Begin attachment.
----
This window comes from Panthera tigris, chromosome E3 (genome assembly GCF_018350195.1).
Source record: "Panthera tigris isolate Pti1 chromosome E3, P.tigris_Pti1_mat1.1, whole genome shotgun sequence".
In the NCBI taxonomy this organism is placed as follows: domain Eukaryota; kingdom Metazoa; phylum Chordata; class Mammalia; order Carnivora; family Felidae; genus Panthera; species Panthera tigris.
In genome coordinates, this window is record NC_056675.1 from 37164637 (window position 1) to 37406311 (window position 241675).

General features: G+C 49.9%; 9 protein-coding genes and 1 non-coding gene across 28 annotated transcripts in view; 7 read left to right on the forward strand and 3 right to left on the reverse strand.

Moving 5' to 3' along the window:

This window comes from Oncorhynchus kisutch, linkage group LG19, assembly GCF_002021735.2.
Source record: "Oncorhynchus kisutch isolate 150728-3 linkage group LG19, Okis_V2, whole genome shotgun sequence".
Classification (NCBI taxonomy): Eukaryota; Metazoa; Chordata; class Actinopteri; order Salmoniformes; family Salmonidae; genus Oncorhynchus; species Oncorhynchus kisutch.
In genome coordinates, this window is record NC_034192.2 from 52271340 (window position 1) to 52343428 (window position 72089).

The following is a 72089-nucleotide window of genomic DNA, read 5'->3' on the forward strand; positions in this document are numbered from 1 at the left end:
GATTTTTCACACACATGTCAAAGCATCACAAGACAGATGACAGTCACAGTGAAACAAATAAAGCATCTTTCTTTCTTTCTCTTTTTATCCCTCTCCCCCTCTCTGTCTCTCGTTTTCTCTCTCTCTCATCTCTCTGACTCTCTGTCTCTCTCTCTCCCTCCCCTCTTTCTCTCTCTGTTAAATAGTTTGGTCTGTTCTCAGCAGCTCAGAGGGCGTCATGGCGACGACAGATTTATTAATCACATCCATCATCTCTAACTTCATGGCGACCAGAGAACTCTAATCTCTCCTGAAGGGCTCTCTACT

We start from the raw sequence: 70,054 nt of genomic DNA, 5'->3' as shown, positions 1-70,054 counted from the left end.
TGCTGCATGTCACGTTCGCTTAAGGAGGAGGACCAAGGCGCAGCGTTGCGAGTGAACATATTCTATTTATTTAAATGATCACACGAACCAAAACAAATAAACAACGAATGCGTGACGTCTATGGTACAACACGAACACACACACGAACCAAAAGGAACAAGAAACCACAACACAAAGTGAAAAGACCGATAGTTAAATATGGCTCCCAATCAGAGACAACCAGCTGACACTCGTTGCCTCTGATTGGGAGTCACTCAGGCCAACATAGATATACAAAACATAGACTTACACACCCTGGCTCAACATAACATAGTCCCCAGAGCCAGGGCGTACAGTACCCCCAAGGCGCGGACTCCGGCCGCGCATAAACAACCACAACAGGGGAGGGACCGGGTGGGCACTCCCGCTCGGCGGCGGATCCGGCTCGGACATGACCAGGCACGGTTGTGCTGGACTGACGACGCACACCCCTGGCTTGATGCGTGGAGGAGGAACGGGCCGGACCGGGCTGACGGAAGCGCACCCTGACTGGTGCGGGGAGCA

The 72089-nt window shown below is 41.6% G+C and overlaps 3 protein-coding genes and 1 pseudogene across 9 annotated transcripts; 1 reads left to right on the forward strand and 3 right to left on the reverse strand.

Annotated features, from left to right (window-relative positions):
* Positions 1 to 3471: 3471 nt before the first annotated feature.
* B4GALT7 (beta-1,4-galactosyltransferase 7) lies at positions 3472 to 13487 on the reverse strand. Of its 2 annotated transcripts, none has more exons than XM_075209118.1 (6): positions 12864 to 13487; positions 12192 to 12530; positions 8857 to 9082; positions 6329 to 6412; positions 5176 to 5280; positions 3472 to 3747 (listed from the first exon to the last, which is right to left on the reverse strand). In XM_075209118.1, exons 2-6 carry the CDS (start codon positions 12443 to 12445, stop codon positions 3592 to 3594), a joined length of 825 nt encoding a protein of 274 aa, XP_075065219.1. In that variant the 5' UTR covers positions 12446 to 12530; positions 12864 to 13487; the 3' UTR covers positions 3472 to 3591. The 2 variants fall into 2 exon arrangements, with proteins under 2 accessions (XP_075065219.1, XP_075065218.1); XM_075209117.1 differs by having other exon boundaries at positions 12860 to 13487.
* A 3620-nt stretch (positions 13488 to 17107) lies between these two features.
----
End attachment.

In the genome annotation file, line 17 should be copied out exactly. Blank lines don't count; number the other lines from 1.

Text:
* Positions 1 to 3471: 3471 nt before the first annotated feature.